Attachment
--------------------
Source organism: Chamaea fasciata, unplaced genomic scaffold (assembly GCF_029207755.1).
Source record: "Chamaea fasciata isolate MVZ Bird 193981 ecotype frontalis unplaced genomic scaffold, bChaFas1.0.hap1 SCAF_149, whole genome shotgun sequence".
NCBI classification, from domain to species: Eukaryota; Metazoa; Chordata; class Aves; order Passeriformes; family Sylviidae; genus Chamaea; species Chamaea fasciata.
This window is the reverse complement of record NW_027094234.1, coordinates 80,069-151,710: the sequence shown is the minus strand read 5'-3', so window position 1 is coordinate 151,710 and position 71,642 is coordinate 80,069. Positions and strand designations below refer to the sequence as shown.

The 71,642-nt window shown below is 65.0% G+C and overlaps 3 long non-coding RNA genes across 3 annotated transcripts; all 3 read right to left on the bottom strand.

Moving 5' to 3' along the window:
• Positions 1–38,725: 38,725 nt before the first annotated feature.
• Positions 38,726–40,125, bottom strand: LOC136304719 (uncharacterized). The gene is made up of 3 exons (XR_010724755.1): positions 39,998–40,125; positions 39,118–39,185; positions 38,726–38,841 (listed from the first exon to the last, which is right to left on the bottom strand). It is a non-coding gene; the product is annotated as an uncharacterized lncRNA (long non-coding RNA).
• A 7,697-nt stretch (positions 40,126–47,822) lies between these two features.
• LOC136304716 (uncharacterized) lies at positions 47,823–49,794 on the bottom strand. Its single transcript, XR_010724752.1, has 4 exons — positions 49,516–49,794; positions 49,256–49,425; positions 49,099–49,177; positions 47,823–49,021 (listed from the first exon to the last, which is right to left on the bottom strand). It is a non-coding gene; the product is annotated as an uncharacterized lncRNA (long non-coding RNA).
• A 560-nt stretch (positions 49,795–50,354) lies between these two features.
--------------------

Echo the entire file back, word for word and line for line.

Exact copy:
Source organism: Chamaea fasciata, unplaced genomic scaffold (assembly GCF_029207755.1).
Source record: "Chamaea fasciata isolate MVZ Bird 193981 ecotype frontalis unplaced genomic scaffold, bChaFas1.0.hap1 SCAF_149, whole genome shotgun sequence".
NCBI classification, from domain to species: Eukaryota; Metazoa; Chordata; class Aves; order Passeriformes; family Sylviidae; genus Chamaea; species Chamaea fasciata.
This window is the reverse complement of record NW_027094234.1, coordinates 80,069-151,710: the sequence shown is the minus strand read 5'-3', so window position 1 is coordinate 151,710 and position 71,642 is coordinate 80,069. Positions and strand designations below refer to the sequence as shown.

The 71,642-nt window shown below is 65.0% G+C and overlaps 3 long non-coding RNA genes across 3 annotated transcripts; all 3 read right to left on the bottom strand.

Moving 5' to 3' along the window:
• Positions 1–38,725: 38,725 nt before the first annotated feature.
• Positions 38,726–40,125, bottom strand: LOC136304719 (uncharacterized). The gene is made up of 3 exons (XR_010724755.1): positions 39,998–40,125; positions 39,118–39,185; positions 38,726–38,841 (listed from the first exon to the last, which is right to left on the bottom strand). It is a non-coding gene; the product is annotated as an uncharacterized lncRNA (long non-coding RNA).
• A 7,697-nt stretch (positions 40,126–47,822) lies between these two features.
• LOC136304716 (uncharacterized) lies at positions 47,823–49,794 on the bottom strand. Its single transcript, XR_010724752.1, has 4 exons — positions 49,516–49,794; positions 49,256–49,425; positions 49,099–49,177; positions 47,823–49,021 (listed from the first exon to the last, which is right to left on the bottom strand). It is a non-coding gene; the product is annotated as an uncharacterized lncRNA (long non-coding RNA).
• A 560-nt stretch (positions 49,795–50,354) lies between these two features.